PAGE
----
2011 Medicare Part D Program Compared to 2010, 2009, 2008 and 2007
Pharmaceutical manufacturers will be required to provide certain beneficiaries access to discount prices for certain brand drugs purchased under Medicare Part D. The manufacturer discount prices will be equal to 50% of the plan’s negotiated price defined (minus any applicable dispensing fees). These discount prices must be applied prior to any prescription drug coverage or financial assistance provided under other health benefit plans or programs and after any supplemental benefits provided under the Part D plan. The discounted prices will be charged at the pharmacy (point-of-sale). The beneficiary will not have to do additional paperwork, etc. to receive the benefit. These manufacturer discount prices will be made available to Part D enrollees who are in the coverage gap or donut hole (they have reached or exceeded the initial coverage limit and have incurred costs below the annual out-of-pocket threshold). Medicare beneficiaries will not be eligible to receive these discount prices if they are enrolled in a qualified retiree prescription drug plan or are eligible for the low-income subsidy. The costs paid by manufacturers towards the negotiated prices of drugs covered under this manufacturer discount program shall be considered incurred costs for eligible beneficiaries and applied towards their out-of-pocket threshold. This means that the total negotiated retail drug price will be applied to the TrOOP and will count toward getting out of the doughnut hole.
Jim Thomason’s “The Business of People”: High Deductible Plans and Medicare Part B Don’t Go Together
Now before your eyes gloss over, let’s walk through it. Medicare pays 80% (you pay 20%) after a $162 deductible. Medicare is always the payer of last resort, but it will pay its portion between the $162 Medicare deductible and the $1,200 Blue Cross deductible. That totals $830 in benefits ($1,200 – $162 deductible = $1,038 x 80%). After you’ve reached $1,200 in medical bills your Blue Cross insurance kicks in at 80%, making Medicare secondary. In the coordination of coverage rules for Medicare, it will pay whatever Blue Cross does up to the limits of Medicare’s coverage. Because Blue Cross pays 80%, and Medicare pays 80%, Medicare will pay nothing else. You pay 20% until your total out of pocket reaches $8,800 (a rarity)and then Blue Cross pays 100%. The coordination of these two coverages means that you’ll pay $567 more in Part B premium that you’ll ever receive in benefits. Bottom line: if you have Parts A and B you don’t need to elect our coverage. If you have Part A and want a Blue Cross High Deductible Plan you should not elect Medicare Part B.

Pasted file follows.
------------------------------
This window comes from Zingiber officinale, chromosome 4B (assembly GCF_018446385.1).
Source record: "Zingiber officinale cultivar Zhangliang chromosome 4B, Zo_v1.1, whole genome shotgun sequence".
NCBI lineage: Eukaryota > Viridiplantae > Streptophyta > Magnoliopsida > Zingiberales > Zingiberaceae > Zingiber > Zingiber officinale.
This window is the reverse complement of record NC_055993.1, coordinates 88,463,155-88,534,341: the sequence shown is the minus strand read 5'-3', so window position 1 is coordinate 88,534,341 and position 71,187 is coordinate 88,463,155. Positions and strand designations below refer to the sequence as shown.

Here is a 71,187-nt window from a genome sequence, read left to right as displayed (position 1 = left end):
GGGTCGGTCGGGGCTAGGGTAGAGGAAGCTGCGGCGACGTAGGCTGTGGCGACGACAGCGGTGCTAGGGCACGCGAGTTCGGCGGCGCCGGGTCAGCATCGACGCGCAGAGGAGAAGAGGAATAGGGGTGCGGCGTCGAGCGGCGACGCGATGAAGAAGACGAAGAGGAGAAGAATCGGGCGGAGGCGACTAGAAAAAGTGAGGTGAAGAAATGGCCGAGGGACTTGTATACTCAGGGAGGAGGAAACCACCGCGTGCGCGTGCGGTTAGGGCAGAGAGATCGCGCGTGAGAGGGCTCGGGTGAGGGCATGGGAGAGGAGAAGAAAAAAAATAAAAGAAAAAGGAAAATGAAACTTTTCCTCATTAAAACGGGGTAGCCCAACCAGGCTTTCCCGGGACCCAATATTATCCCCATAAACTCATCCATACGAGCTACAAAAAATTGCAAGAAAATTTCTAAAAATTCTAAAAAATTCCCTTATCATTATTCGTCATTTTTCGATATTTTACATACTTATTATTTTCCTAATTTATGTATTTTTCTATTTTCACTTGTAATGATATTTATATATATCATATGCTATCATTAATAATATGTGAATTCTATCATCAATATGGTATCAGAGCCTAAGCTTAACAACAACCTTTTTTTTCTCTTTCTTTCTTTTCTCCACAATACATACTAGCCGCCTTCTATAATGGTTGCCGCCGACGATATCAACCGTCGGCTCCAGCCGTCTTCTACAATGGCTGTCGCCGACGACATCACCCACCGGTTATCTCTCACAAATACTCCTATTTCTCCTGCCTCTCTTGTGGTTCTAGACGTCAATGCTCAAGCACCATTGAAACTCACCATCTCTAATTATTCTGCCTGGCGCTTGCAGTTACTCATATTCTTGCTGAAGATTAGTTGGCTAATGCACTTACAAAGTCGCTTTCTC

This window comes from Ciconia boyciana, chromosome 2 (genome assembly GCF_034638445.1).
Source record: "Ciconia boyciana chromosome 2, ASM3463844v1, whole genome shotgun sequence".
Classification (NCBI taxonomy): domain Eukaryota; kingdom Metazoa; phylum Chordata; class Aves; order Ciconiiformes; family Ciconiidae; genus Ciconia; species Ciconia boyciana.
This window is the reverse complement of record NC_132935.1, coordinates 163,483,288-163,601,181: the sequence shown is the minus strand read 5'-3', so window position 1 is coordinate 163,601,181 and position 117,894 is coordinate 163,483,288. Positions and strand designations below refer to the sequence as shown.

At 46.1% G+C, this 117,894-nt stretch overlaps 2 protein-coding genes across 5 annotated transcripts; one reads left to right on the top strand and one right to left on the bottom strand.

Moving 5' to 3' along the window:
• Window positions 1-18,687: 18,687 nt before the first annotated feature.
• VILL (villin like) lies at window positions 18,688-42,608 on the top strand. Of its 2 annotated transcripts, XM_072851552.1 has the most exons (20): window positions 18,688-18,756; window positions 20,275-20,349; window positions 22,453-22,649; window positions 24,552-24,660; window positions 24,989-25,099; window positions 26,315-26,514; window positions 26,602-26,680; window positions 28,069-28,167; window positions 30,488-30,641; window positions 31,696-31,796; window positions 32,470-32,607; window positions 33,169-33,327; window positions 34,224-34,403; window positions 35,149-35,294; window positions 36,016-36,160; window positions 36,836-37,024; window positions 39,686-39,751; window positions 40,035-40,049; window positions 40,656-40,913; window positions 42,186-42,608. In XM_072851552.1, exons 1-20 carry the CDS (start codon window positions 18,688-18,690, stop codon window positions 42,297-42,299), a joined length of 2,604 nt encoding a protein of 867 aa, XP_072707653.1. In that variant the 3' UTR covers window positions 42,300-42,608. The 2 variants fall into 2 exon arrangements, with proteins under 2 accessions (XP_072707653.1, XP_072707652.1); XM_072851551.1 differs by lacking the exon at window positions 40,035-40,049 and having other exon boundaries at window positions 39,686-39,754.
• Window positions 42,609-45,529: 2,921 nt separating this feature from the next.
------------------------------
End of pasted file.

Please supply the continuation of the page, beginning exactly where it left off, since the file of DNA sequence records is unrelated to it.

2012 Medicare Part B Premium, Deductible Will Be Lower Than Expected
By law, the standard Part B premium is set to represent 25 percent of expected costs in the program for the following year. So beneficiaries not protected by the COLA freeze bore the brunt of higher costs over the past two years. But in 2012, everyone will share those costs. That, together with lower-than-expected cost increases in the program — in part because of changes brought about by the new health care law, the Affordable Care Act — accounts for the relatively small increase in the standard premium, Medicare officials say.